Fans of the film Blue Hawaii will remember a scene in which Elvis takes the girls on a tour of Oahu and swings by a pineapple plantation. I can’t say for sure which pineapple plantation it is, but the Dole location is a fun place to check out. It’s the perfect spot to learn about pineapple production, try some delicious fruit, and maybe create some dreamy, movie-worthy moments of your own in the gardens.
Polynesian Cultural Center
The Polynesian Cultural Center is another Oahu must-do. Visitors tour replicas of Pacific Island communities, participate in cultural lessons (like hula dancing), and enjoy traditional music. It’s an experience Elvis would be familiar with, as the location was featured in both Blue Hawaii and Paradise, Hawaiian Style.
For photo ops, ask the staff to direct you to the spot near the Rapa Nui exhibit, under the bridge between the Samoa exhibit and the Hawaiian Mission Settlement, where there’s a famous palm tree. This is where Elvis sang a scene in Blue Hawaii.
The North Shore
Oahu’s North Shore is an amazing place to watch pro surfers hone their skills and offer incredible scenery, something the crew of Paradise, Hawaiian Style knew well. They filmed Elvis at one of the area’s most famous landmarks, the small island of Mokoli’i by the Kualoa Regional Beach Park in Walahole. In the film, it’s the setting for an important plot point that included a helicopter and a lost key.
Listen To “Elvis” Live In Honolulu
Rock-A-Hula is a nightly Waikiki-based variety show that features a mix of popular music, Hawaiian-inspired dancing, and rock ‘n’ roll tributes. At times, it feels quite cheesy and touristy, but that doesn’t mean it’s not a fun experience. “Elvis” steals the show and puts in a solid performance. All his hits are covered, and there’s a genuine effort to connect with the audience. A highlight of the show was when “Elvis” crooned Suspicious Minds while walking through the audience, offering handshakes and kisses, full of charm. Keep an eye out for a replica of the beaded Aloha From Hawaii concert jumpsuit, which is on display in the lobby.
Stay At This Elvis-Approved Hotel
The Hilton Hawaiian Village was Elvis Presely’s hotel of choice in Honolulu. He stayed there during personal and professional trips on seven occasions. Today, the gorgeous property clocks in at 22 acres, but during Elvis’s first visit in 1957, its proportions were more modest. In fact, it wasn’t even part of the Hilton until 1961! You can absorb the many changes that Elvis witnessed at the hotel by checking out the history wall by the Tapa Tower. This detailed time capsule showcases decades of change and evolution throughout the property and Waikiki Beach (and includes three panels dedicated to you-know-who).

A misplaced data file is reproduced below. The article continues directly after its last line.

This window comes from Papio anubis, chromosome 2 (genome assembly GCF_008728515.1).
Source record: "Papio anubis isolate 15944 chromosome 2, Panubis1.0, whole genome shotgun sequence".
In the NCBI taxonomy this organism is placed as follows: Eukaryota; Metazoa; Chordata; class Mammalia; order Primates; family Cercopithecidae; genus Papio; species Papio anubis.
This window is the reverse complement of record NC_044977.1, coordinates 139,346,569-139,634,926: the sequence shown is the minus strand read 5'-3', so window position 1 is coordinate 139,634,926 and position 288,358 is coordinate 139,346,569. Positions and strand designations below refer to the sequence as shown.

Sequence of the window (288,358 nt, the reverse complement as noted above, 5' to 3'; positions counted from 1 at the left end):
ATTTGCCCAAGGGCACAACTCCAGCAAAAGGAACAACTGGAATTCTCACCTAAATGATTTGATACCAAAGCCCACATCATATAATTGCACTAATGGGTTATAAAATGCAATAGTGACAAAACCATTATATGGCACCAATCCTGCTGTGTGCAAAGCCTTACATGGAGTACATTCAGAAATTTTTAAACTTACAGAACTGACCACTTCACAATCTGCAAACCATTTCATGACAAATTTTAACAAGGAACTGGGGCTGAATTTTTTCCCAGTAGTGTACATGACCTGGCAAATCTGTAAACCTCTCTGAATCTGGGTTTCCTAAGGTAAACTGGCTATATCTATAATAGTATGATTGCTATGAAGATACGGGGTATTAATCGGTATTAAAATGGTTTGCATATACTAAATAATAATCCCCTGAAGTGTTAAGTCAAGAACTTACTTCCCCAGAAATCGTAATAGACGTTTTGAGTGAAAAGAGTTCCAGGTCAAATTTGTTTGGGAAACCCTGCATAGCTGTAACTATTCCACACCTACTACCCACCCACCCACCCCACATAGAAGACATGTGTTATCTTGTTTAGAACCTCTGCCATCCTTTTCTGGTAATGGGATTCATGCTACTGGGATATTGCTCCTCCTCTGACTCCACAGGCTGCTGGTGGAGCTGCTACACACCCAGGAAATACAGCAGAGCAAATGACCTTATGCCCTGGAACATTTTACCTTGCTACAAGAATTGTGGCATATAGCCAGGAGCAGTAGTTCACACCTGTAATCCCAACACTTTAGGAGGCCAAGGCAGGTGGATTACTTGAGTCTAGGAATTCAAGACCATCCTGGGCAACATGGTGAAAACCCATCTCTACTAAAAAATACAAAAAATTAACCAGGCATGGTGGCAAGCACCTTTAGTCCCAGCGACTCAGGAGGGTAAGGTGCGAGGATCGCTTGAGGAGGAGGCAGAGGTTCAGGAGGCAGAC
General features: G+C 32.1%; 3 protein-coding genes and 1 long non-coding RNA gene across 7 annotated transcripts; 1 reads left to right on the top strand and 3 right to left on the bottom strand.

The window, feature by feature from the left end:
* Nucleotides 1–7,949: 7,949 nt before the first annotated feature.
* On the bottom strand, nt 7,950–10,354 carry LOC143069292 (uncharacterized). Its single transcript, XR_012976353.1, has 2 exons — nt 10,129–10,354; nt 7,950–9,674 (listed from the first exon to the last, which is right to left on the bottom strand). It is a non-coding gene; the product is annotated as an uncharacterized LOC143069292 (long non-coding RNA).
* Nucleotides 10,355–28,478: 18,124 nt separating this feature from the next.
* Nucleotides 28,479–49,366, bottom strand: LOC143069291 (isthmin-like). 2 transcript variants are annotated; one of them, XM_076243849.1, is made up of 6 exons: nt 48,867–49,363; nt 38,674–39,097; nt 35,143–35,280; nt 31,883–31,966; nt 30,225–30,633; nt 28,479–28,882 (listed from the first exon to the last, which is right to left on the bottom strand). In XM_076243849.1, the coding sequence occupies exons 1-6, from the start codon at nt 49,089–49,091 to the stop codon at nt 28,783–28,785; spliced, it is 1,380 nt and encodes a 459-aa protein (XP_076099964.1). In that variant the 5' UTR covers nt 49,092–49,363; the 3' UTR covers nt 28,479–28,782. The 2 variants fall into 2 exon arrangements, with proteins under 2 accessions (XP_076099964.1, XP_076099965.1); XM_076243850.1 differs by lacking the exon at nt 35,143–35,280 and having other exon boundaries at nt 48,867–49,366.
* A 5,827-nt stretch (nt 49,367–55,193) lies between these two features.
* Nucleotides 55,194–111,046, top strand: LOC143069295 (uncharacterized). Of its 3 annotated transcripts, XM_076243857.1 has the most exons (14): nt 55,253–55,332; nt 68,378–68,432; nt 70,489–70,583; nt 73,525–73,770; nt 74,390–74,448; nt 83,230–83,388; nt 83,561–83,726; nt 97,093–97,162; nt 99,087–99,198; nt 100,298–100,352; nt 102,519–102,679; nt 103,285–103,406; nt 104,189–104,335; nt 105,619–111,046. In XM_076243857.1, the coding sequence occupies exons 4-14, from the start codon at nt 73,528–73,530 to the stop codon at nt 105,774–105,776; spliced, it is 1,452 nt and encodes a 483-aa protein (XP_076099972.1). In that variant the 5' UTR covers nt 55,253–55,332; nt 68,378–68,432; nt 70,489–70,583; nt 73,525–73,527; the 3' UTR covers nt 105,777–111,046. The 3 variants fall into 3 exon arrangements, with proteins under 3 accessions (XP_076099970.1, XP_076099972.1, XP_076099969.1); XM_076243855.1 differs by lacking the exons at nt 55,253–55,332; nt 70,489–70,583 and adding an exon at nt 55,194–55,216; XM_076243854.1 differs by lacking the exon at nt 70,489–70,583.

For the ultimate Elvis experience, you can stay at the resort’s 2,000-square-foot King Suite in the Ali’i Tower. This is where Elvis stayed. The staff was kind enough to give me a tour of the suite, and it was an extremely moving experience. The view is absolutely stunning, the kind of drop-dead gorgeous scenery that every Hawaii vacationer dreams of. But it’s also a bit sad when you imagine how Elvis was essentially trapped by his fame. I took comfort in learning that the hotel staff obeyed a strict rule to never bother or fuss over Elvis and that he would sneak out after dark to enjoy the beach and resort amenities.
The room has one tasteful photo board memorializing Elvis’s history at the property, but if you stay here, you won’t be bombarded with rock ‘n’ roll or tons of memorabilia. I like this approach. It acknowledges Elvis’s important relationship with the room but also lets you make your visit your own.
Pro Tip: You’ll want to order a Blue Hawaii cocktail at Tropics, a popular eatery and bar on the property. This classic local cocktail actually predates the Elvis movie of the same name and was invented on site in 1957 when a sales rep from the Dutch distiller challenged head bartender Harry Yee to create a drink using their Blue Curacao liqueur.
Eat One of Elvis’s Favorite Foods At This 50s-themed Diner
Elvis Presley famously loved peanut butter and banana sandwiches (sometimes with bacon added in for good measure). You can enjoy his favorite food with a visit to the Rock Island Cafe. This 50s-themed diner invites guests to “Step back to a time when Elvis was King, Marilyn was Queen and they both drank Coca-Cola.” Menu items (mostly burgers and fast food fare) are named after celebrities, there’s a long list of soda fountain favorites, and you can feast on peanut butter and banana to your heart’s content.